Cutting Edge: Custom Toyota N80 Hilux review
By Dan Everett | Photos: Nathan Jacobs, 13 Sep 2019 Custom 4x4s Building a cutting-edge 4×4 is all about who you know. IF I HAVE seen further, it’s only by standing on the shoulders of giants.” It’s …
By Dan Everett | Photos: Nathan Jacobs, 13 Sep 2019 Custom 4x4s
Building a cutting-edge 4×4 is all about who you know.
IF I HAVE seen further, it’s only by standing on the shoulders of giants.” It’s a concept that’s been thrown around for centuries now, and it raises the idea that no man or woman alone is responsible for everything they’ve achieved.
Instead, they’re given a head start by the people who built the foundations. Neil Armstrong wouldn’t have put a foot on the moon without the Wright brothers first taking flight; Land Cruisers wouldn’t exist without the original Jeeps; and just about every popular modification on your 4×4 wouldn’t exist without the people willing to experiment and lay the groundwork.
Max, the bloke who owns the one-of-a-kind N80 Hilux you’re ogling, now falls smack-bang in the middle of the pile of giants. Over the last 15 odd years he’s earned himself a reputation of being the first to roll up his sleeves and figure things out, helping create the methods that people replicate on their own 4x4s for years later.
As a result, when the time came to step up from his wild N70 Hilux into the new N80 platform, Max, and a bunch of industry contacts he’s made over the years, were all too ready to get to work.
Like most 4x4s, Max’s Hilux rides on a solid foundation that ties the whole build together. “I’ve always been an advocate for keeping IFS vehicles low,” Max tells us. “Improvement in approach and departure angles will give you more benefit than lift, in order to run larger tyres.”
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In keeping with that theme the front of the Hilux now sits just 50mm above standard ride height thanks to a combination of high-end gear. The big player is the Monster Rides/KSP Matrix struts. Despite just two inches increase in ride height, they’re wrapped in progressive coils and fully adjustable dampening to get the ride quality dialled in. A pair of Monster Rides/KSP upper control arms help keep things in alignment, while the Phat Bars diff drop gets the CV angle back near stock for maximum strength.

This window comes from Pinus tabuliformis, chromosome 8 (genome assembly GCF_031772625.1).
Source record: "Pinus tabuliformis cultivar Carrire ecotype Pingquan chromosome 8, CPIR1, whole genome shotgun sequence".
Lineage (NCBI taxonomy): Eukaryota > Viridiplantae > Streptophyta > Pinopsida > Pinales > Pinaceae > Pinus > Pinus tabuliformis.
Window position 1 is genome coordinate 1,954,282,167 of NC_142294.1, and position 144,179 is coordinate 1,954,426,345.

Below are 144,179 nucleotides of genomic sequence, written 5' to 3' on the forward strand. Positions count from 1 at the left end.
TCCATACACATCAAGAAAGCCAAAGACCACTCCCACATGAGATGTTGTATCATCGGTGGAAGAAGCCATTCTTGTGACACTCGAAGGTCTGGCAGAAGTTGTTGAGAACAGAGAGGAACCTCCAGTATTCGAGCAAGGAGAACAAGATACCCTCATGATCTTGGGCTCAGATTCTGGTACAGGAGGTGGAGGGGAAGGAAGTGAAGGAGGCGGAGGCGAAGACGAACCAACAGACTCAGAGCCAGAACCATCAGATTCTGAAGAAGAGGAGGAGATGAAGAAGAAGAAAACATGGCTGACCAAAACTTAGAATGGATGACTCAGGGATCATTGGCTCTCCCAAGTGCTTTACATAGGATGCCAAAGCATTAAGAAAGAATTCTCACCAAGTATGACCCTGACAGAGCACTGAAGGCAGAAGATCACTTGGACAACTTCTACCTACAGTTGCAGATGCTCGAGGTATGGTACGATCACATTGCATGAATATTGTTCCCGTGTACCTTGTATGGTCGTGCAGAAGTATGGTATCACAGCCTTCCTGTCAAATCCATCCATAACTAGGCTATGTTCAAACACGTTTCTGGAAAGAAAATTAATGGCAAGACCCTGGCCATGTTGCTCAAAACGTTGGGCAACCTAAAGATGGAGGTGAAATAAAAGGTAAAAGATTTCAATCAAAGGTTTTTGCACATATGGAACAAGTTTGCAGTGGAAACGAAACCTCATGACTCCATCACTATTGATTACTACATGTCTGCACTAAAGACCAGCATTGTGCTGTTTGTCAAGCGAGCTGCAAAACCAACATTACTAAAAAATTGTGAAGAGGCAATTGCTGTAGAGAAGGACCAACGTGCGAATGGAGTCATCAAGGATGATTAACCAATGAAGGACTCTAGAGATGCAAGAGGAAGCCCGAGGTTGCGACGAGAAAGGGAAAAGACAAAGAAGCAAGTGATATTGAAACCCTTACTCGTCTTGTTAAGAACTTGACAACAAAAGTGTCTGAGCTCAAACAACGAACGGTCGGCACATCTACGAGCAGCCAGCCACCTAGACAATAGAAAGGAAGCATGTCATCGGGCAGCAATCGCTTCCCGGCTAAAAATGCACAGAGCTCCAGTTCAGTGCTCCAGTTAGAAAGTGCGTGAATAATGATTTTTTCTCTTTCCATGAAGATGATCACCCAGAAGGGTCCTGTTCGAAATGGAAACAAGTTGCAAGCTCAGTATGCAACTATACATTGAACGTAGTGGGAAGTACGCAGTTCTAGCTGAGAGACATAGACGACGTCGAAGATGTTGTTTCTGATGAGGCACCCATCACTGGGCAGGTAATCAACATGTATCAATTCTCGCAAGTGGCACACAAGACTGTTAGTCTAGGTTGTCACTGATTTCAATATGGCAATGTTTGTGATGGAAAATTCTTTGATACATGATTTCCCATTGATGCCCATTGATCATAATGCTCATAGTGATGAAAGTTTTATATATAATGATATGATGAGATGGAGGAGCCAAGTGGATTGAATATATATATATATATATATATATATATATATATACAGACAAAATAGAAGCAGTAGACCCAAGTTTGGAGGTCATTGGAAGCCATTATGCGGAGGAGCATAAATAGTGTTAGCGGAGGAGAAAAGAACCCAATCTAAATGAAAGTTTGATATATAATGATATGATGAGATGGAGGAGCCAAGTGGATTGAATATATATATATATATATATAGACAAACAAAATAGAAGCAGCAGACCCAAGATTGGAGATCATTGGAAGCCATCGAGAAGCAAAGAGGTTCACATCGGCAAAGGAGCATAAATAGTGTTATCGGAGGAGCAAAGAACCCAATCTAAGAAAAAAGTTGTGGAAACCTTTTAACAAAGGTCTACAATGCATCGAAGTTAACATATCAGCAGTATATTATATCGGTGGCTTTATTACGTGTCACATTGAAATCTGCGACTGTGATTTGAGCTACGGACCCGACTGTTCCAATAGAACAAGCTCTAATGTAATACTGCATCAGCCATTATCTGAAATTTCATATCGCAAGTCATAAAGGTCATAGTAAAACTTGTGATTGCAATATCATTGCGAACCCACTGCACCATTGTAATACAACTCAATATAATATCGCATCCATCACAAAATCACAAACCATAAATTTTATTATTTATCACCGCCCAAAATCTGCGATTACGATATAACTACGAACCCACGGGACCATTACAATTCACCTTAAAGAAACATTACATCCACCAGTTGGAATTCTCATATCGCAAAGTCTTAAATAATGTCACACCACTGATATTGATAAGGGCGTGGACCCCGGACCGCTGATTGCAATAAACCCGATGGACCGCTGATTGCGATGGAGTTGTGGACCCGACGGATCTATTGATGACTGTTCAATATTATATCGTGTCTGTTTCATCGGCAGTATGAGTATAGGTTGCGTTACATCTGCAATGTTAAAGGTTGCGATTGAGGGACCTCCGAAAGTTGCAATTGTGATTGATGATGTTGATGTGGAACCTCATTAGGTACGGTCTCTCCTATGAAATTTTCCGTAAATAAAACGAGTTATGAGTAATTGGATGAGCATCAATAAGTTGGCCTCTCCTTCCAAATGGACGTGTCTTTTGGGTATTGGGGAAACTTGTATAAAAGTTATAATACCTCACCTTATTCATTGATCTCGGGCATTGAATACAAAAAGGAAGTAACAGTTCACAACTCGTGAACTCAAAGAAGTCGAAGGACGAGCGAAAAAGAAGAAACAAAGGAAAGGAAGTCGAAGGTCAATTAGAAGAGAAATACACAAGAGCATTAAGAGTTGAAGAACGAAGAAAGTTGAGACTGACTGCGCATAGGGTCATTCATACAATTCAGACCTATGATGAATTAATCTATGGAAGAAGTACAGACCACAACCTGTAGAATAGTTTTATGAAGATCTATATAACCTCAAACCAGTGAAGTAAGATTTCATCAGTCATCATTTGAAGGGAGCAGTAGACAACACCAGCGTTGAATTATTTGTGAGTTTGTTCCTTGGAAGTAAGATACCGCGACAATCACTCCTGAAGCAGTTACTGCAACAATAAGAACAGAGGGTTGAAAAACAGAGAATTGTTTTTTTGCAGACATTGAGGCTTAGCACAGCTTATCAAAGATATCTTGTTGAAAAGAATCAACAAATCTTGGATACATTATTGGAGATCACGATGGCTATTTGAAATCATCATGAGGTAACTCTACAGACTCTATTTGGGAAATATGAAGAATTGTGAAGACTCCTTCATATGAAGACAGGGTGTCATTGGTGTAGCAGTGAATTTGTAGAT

The rear end takes that low and stable approach to the next level. Rather than swapping in an off-the-shelf leaf-spring arrangement, Max has had the load leaves in the stock spring pack reset to handle a little more weight; while 75mm extended shackles bump ride height up 25mm over stock. They’re paired with a set of three-inch-longer Rekon rear shocks, which give the Hilux an OEM ride with extra flex and load-carrying ability thrown in the mix.
With the extra increase in ride and height, Max set out to make the most of it. Starting from a solid foundation, Max yanked the factory diff gears out of both ends and replaced them with 4.8-ratio gears from Nitro Gear, a serious upgrade from the 3.9 the ’Lux rolled off the production line with.
The front gear set has also been wrapped around a Harrop ELocker, giving Max twin-locked capability at the push of a button. The new driveline components allow the 2.8-litre turbo-diesel to effortlessly spin the 305/70R17 Maxxis RAZR tyres on each corner (that’s a 34.1 x 13 x 17 for those playing at home). They’re wrapped around gunmetal grey 17 x 8.5 0-offset alloy wheels, giving the Hilux that cooler-than-cool dark running theme.
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There’s no such thing as a free lunch; and with Max trying to stuff as big a tyre in the guards as possible while keeping the Hilux low, eventually things would start fouling. To make the ’Lux live up to its full potential he reached for the grinder and set to work.
“I’ve never been scared to get a grinder onto a new vehicle,” he told us. “Low centre of gravity is where it’s at. The suspension works better and off-camber stability helps in the harder off-roading we have in Australia.”